Saturday, February 12, 2011

Top Military Developments of 2010

A very interesting list, and clearly only highlights. Here are some highlights of the highlights:

  • "Over the last eight years, billions of dollars has been spent on creating several generations of increasingly accurate combat simulators for training troops to deal with roadside bombs, hostile civilians, flying UAVs and new enemy tactics. These sims are taken for granted inside the army and marines, but still seem out of place to ill informed outsiders."
  • "The big news is that the admirals are actively brainstorming how to live with a high cost/low income future, not try to magically make it go away."
  • "Troops have increasingly been using their cell phones, including a growing number of smart phones (iPhone and Android in particular). These phones are very useful in a combat zone, and officers up to the top of the food chain have noticed this. So the decision has been made to create a militarized version of the smart phone."
  • "The Russians are buying warships and infantry equipment from France, UAVs from Israel and armored vehicles from Italy. The Cold War is truly over."
  • "The bolt-action, smokeless powder rifle was king of the battlefield for about half a century, before its replacement (the assault rifle) began to appear, so military technology pundits are trying to figure out what's going on here. There should be a new, breakthrough weapon by now. Where is it?"  I suspect we haven't seen it because Europe's been at peace for most of the last half-century, and for the rest of the world, the AK-47 has been more than they need.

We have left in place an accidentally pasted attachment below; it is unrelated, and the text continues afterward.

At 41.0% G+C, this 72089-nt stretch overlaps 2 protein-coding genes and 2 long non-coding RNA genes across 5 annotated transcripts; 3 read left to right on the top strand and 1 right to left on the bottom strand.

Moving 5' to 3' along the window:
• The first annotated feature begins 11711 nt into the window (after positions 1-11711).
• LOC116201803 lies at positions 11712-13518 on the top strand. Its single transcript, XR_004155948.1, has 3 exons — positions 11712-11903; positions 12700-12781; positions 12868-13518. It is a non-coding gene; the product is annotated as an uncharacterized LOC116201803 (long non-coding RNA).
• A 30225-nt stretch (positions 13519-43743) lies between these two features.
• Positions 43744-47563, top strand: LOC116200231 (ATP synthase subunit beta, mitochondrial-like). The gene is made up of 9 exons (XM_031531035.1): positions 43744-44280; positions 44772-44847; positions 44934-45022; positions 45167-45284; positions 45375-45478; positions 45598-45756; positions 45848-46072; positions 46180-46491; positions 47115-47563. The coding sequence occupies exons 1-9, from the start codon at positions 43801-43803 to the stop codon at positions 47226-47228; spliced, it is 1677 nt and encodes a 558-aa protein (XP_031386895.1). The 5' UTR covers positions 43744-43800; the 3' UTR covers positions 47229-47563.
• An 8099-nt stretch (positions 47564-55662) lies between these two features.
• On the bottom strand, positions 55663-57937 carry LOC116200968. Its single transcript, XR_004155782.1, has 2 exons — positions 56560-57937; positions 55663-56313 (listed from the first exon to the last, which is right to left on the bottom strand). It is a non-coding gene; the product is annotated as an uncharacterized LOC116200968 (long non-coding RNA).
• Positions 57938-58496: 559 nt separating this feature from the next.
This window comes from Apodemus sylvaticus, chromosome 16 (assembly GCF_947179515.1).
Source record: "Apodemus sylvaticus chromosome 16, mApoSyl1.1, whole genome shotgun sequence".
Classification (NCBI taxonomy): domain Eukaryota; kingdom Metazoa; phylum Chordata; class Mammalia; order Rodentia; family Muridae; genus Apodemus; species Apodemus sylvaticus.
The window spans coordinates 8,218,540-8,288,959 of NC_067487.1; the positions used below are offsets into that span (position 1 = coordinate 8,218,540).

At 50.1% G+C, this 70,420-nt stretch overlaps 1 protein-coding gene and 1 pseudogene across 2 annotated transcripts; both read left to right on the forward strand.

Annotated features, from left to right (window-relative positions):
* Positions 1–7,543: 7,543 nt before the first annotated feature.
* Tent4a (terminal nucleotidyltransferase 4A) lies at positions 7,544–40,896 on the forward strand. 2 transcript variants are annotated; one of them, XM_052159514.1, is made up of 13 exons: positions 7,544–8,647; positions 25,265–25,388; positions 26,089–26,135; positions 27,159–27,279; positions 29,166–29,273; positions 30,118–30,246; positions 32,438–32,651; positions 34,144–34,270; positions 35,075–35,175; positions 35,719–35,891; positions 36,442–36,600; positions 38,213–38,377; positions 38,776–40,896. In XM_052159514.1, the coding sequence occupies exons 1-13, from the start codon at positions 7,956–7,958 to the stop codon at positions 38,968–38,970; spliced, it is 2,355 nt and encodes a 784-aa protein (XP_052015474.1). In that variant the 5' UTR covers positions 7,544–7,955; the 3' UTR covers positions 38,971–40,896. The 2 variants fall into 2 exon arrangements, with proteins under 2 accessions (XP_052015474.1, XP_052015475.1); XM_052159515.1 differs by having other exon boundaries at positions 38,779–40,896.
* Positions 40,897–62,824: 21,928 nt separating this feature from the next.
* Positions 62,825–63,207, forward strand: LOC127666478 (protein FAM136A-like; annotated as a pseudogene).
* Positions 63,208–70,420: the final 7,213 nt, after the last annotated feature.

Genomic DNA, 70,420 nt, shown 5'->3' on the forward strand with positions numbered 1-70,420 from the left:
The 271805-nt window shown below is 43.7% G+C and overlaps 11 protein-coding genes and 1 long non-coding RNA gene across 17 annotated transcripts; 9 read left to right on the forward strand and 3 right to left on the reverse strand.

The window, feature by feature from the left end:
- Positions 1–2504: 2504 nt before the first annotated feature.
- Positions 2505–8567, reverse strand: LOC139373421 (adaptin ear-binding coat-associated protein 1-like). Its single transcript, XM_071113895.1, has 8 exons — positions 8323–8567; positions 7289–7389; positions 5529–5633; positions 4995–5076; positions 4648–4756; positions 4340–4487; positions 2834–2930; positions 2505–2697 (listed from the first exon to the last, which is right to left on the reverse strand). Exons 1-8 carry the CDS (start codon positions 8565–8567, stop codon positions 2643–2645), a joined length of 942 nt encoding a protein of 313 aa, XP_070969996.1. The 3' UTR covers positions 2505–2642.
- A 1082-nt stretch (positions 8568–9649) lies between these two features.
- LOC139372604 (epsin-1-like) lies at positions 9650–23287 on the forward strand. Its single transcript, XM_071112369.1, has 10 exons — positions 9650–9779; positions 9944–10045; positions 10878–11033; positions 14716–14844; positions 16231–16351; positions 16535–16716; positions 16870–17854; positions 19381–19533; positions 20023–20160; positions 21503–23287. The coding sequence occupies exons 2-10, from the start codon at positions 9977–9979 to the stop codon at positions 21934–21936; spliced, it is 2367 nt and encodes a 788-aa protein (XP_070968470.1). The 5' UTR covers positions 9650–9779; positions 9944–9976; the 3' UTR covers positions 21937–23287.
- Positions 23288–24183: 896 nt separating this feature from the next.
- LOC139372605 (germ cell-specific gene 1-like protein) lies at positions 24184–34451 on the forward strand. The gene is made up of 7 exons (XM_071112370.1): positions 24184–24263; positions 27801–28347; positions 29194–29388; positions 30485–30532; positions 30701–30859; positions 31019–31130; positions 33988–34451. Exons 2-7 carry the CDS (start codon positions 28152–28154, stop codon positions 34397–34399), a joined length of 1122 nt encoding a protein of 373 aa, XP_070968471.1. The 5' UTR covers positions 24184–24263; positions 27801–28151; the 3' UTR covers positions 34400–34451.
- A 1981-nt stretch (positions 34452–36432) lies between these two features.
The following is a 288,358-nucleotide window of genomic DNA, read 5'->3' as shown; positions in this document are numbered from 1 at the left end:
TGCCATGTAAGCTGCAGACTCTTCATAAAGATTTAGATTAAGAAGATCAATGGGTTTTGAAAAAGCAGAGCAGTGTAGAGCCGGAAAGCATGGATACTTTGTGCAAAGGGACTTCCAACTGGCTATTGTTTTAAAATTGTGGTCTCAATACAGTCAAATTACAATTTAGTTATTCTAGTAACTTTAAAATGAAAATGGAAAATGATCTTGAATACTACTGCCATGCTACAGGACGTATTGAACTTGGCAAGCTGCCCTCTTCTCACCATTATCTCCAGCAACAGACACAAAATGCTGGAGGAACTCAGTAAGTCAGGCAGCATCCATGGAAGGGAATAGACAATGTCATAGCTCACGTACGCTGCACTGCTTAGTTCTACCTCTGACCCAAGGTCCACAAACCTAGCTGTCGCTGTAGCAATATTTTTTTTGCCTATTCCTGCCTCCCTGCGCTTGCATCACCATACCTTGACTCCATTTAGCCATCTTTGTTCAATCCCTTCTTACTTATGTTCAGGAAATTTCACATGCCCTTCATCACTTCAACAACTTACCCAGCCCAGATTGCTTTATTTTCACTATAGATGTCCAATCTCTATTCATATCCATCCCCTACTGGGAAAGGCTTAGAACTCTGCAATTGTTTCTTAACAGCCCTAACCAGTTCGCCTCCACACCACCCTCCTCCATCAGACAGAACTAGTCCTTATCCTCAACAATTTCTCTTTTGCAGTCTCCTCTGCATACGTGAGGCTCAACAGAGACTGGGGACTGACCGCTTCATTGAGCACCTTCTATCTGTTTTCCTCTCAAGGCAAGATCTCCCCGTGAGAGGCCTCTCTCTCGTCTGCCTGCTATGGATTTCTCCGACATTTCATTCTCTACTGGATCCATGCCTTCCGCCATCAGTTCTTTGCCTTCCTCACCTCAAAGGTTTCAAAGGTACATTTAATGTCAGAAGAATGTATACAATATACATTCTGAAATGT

Nope said...

the lasers will have to wait for the alien future.

Chris said...

Relevant to yr interests:

He comes across as a bit ghoulish, but the analysis and conclusions seem sound.

pulcherius said...

The black powder flint ignited long gun lasted for 200 years (1630-1830) without any major changes.

trollsmyth said...

AHM: Apparently. ;)

Chris: Thanks. I hadn't been reading that one.

Pulcherius: Yep, but the trend in nearly every other avenue of tech has been one of nearly constant acceleration in development. Even tech that's stalled or moving backwards in the civilian world (jet travel, for instance) is moving ahead in the military world (UAVs, ramjets).

However, it's also true that you build your weapons of tomorrow based on the war you're fighting today. The big advance, at least in America, in small arms has been in the rifleman, and not in the weapon. Our guys don't even do three-round bursts much anymore, and are now accurate enough to hit the target with single shots, carefully aimed, which means improved efficiency (vital when our guys are already lugging around 60 lbs of gear and can't really afford the weight of extra ammo) and making it far less likely that they'll hit innocent bystanders. It's a radical development, but primarily an accidental one and not what people were expecting.